Jackson’s life, as he describes it, is not a model for others but rather a record of hardships largely overcome by perseverance. He wishes to be remembered as a success, not only on the field, where his fame is assured, but also off the field, where he believes that he has succeeded in the demanding world of business. Although Jackson seldom parades the fact that he is an African American, he makes clear his awareness that others notice his color first and therefore prides himself on becoming a successful African-American man. Jackson writes little about his weak points, such as his major league record for strikeouts and his lackluster reputation as a fielder. On the other hand, his flair for hitting the dramatic home run in the clutch situation has tended to quiet later critics, exactly as it did during his career. The “dinger,” as Jackson constantly refers to the home run, always has covered a multitude of sins in baseball, and in no case more effectively than in Jackson’s.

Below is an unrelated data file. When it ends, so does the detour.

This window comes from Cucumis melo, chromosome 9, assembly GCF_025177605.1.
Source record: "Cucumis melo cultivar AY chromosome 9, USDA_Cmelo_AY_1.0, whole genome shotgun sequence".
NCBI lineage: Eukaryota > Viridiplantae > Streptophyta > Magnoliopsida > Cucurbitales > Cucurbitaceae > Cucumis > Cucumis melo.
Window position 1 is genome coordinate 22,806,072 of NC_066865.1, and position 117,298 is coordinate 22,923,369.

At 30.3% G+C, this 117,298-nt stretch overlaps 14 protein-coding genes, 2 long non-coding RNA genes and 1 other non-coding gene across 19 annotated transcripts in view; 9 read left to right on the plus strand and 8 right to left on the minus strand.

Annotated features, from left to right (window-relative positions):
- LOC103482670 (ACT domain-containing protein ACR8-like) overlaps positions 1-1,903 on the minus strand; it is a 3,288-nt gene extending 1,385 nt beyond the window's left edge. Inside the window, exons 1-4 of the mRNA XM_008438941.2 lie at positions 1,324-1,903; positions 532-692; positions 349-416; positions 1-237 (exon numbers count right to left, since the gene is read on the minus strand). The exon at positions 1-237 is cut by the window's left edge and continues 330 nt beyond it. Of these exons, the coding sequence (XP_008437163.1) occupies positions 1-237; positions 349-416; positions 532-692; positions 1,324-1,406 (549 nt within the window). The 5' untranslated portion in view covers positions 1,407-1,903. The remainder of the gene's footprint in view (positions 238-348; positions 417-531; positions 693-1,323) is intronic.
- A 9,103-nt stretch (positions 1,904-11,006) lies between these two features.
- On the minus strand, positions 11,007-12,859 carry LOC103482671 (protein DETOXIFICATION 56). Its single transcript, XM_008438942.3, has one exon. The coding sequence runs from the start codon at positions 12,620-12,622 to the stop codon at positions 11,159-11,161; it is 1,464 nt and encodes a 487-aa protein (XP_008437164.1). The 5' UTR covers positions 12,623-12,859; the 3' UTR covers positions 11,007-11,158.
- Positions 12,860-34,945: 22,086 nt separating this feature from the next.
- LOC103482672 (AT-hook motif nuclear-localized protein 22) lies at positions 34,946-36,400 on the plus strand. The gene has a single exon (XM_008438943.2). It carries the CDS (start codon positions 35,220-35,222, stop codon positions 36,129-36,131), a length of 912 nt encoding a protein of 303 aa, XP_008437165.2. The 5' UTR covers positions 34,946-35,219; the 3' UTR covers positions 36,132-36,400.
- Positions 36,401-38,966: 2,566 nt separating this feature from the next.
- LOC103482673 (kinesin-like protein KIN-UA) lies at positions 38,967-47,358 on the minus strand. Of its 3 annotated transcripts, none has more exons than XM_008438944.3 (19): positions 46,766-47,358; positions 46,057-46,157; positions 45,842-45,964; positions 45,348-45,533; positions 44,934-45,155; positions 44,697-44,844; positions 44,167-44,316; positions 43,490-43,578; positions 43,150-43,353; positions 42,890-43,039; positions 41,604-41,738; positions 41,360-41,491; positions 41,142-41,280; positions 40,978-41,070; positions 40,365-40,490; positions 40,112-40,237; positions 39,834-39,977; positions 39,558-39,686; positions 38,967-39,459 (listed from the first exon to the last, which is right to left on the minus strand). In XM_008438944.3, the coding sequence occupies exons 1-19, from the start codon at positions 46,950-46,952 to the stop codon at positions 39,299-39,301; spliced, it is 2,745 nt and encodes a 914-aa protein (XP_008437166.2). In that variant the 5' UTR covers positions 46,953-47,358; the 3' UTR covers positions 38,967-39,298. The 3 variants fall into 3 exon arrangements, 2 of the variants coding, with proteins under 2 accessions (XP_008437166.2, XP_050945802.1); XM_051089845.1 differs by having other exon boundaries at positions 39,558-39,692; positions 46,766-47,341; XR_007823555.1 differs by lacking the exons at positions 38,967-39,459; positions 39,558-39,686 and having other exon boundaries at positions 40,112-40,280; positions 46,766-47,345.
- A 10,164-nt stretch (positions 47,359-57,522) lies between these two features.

Reggie is surprisingly full of Jackson’s feelings about other people, and he takes great pains to explain the frequently stormy relationships that a high-profile career tends to foster. He begins, however, with a tribute to his father, who always preached a positive attitude. Although undemonstrative in his love, Martinez Jackson always made his son feel safe and encouraged him when he felt defeated. Jackson credits Frank Kush, his football coach at Arizona State University, for pushing him to his physical limits. He recalls how Kush sometimes would run the same play again and again: “give the ball to Jackson.” Instead of calling the plays secretly, however, Kush yelled them aloud, so that the defense would be ready to destroy the ballcarrier. Only later did Jackson realize that he was being turned into an adult, and he came to think...
(The entire section is 751 words.)